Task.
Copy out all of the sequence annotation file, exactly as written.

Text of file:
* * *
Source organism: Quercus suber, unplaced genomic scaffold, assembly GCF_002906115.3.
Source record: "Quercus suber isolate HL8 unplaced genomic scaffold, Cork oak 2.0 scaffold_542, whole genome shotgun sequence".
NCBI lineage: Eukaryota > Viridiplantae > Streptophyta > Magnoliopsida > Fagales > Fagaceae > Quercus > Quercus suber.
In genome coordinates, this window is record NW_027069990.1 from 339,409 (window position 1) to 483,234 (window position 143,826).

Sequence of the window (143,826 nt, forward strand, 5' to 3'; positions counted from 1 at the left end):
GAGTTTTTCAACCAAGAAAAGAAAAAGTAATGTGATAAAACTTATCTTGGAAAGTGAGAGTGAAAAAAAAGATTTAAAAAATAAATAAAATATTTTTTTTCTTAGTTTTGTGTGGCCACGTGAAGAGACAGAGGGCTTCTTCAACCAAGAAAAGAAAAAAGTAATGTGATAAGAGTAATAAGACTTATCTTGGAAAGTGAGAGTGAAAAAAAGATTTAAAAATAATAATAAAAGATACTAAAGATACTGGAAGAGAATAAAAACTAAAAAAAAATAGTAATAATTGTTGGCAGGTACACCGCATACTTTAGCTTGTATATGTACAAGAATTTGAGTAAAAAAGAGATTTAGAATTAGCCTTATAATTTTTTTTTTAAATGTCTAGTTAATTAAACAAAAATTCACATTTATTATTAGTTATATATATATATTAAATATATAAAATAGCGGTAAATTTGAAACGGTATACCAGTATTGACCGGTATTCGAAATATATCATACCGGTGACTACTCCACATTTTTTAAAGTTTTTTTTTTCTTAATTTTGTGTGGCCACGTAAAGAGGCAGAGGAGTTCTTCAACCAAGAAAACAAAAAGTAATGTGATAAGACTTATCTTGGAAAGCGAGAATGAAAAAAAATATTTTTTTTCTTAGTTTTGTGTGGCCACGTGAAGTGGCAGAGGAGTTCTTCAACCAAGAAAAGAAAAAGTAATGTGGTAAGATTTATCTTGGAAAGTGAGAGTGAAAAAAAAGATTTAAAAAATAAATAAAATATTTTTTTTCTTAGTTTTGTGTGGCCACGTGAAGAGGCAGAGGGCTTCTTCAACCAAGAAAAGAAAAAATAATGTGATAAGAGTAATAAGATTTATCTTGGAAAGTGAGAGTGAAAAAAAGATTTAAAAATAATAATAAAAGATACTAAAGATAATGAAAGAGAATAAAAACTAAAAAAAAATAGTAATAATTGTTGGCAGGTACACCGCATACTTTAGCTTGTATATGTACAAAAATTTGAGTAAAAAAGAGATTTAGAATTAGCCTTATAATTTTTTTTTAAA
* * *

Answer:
Source organism: Quercus suber, unplaced genomic scaffold, assembly GCF_002906115.3.
Source record: "Quercus suber isolate HL8 unplaced genomic scaffold, Cork oak 2.0 scaffold_542, whole genome shotgun sequence".
NCBI lineage: Eukaryota > Viridiplantae > Streptophyta > Magnoliopsida > Fagales > Fagaceae > Quercus > Quercus suber.
In genome coordinates, this window is record NW_027069990.1 from 339,409 (window position 1) to 483,234 (window position 143,826).

Sequence of the window (143,826 nt, forward strand, 5' to 3'; positions counted from 1 at the left end):
GAGTTTTTCAACCAAGAAAAGAAAAAGTAATGTGATAAAACTTATCTTGGAAAGTGAGAGTGAAAAAAAAGATTTAAAAAATAAATAAAATATTTTTTTTCTTAGTTTTGTGTGGCCACGTGAAGAGACAGAGGGCTTCTTCAACCAAGAAAAGAAAAAAGTAATGTGATAAGAGTAATAAGACTTATCTTGGAAAGTGAGAGTGAAAAAAAGATTTAAAAATAATAATAAAAGATACTAAAGATACTGGAAGAGAATAAAAACTAAAAAAAAATAGTAATAATTGTTGGCAGGTACACCGCATACTTTAGCTTGTATATGTACAAGAATTTGAGTAAAAAAGAGATTTAGAATTAGCCTTATAATTTTTTTTTTAAATGTCTAGTTAATTAAACAAAAATTCACATTTATTATTAGTTATATATATATATTAAATATATAAAATAGCGGTAAATTTGAAACGGTATACCAGTATTGACCGGTATTCGAAATATATCATACCGGTGACTACTCCACATTTTTTAAAGTTTTTTTTTTCTTAATTTTGTGTGGCCACGTAAAGAGGCAGAGGAGTTCTTCAACCAAGAAAACAAAAAGTAATGTGATAAGACTTATCTTGGAAAGCGAGAATGAAAAAAAATATTTTTTTTCTTAGTTTTGTGTGGCCACGTGAAGTGGCAGAGGAGTTCTTCAACCAAGAAAAGAAAAAGTAATGTGGTAAGATTTATCTTGGAAAGTGAGAGTGAAAAAAAAGATTTAAAAAATAAATAAAATATTTTTTTTCTTAGTTTTGTGTGGCCACGTGAAGAGGCAGAGGGCTTCTTCAACCAAGAAAAGAAAAAATAATGTGATAAGAGTAATAAGATTTATCTTGGAAAGTGAGAGTGAAAAAAAGATTTAAAAATAATAATAAAAGATACTAAAGATAATGAAAGAGAATAAAAACTAAAAAAAAATAGTAATAATTGTTGGCAGGTACACCGCATACTTTAGCTTGTATATGTACAAAAATTTGAGTAAAAAAGAGATTTAGAATTAGCCTTATAATTTTTTTTTAAA